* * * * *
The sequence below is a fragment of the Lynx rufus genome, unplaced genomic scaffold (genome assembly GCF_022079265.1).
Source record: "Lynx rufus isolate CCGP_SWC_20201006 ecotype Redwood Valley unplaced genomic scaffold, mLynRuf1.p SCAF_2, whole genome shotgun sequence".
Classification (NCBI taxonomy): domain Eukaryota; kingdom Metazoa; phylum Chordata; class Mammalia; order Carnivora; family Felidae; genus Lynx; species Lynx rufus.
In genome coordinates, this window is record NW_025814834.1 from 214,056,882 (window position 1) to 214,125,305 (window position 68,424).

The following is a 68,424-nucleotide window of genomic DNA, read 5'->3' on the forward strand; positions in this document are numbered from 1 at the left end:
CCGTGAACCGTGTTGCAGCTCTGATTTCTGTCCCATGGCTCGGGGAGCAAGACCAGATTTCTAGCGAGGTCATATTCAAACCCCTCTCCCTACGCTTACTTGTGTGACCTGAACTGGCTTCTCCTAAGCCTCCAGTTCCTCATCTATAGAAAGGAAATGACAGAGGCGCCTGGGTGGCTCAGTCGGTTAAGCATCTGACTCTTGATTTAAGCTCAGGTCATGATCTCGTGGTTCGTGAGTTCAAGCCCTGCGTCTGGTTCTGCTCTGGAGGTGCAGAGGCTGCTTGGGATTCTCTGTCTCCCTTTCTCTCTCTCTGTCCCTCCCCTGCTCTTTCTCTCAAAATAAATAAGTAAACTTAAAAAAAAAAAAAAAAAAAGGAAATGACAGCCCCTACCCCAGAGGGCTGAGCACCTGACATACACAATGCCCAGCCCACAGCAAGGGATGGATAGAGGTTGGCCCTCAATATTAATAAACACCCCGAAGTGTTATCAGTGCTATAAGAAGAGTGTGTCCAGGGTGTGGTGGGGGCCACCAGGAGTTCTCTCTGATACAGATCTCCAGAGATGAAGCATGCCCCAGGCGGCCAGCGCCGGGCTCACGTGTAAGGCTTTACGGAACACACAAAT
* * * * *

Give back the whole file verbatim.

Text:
The sequence below is a fragment of the Lynx rufus genome, unplaced genomic scaffold (genome assembly GCF_022079265.1).
Source record: "Lynx rufus isolate CCGP_SWC_20201006 ecotype Redwood Valley unplaced genomic scaffold, mLynRuf1.p SCAF_2, whole genome shotgun sequence".
Classification (NCBI taxonomy): domain Eukaryota; kingdom Metazoa; phylum Chordata; class Mammalia; order Carnivora; family Felidae; genus Lynx; species Lynx rufus.
In genome coordinates, this window is record NW_025814834.1 from 214,056,882 (window position 1) to 214,125,305 (window position 68,424).

The following is a 68,424-nucleotide window of genomic DNA, read 5'->3' on the forward strand; positions in this document are numbered from 1 at the left end:
CCGTGAACCGTGTTGCAGCTCTGATTTCTGTCCCATGGCTCGGGGAGCAAGACCAGATTTCTAGCGAGGTCATATTCAAACCCCTCTCCCTACGCTTACTTGTGTGACCTGAACTGGCTTCTCCTAAGCCTCCAGTTCCTCATCTATAGAAAGGAAATGACAGAGGCGCCTGGGTGGCTCAGTCGGTTAAGCATCTGACTCTTGATTTAAGCTCAGGTCATGATCTCGTGGTTCGTGAGTTCAAGCCCTGCGTCTGGTTCTGCTCTGGAGGTGCAGAGGCTGCTTGGGATTCTCTGTCTCCCTTTCTCTCTCTCTGTCCCTCCCCTGCTCTTTCTCTCAAAATAAATAAGTAAACTTAAAAAAAAAAAAAAAAAAAGGAAATGACAGCCCCTACCCCAGAGGGCTGAGCACCTGACATACACAATGCCCAGCCCACAGCAAGGGATGGATAGAGGTTGGCCCTCAATATTAATAAACACCCCGAAGTGTTATCAGTGCTATAAGAAGAGTGTGTCCAGGGTGTGGTGGGGGCCACCAGGAGTTCTCTCTGATACAGATCTCCAGAGATGAAGCATGCCCCAGGCGGCCAGCGCCGGGCTCACGTGTAAGGCTTTACGGAACACACAAAT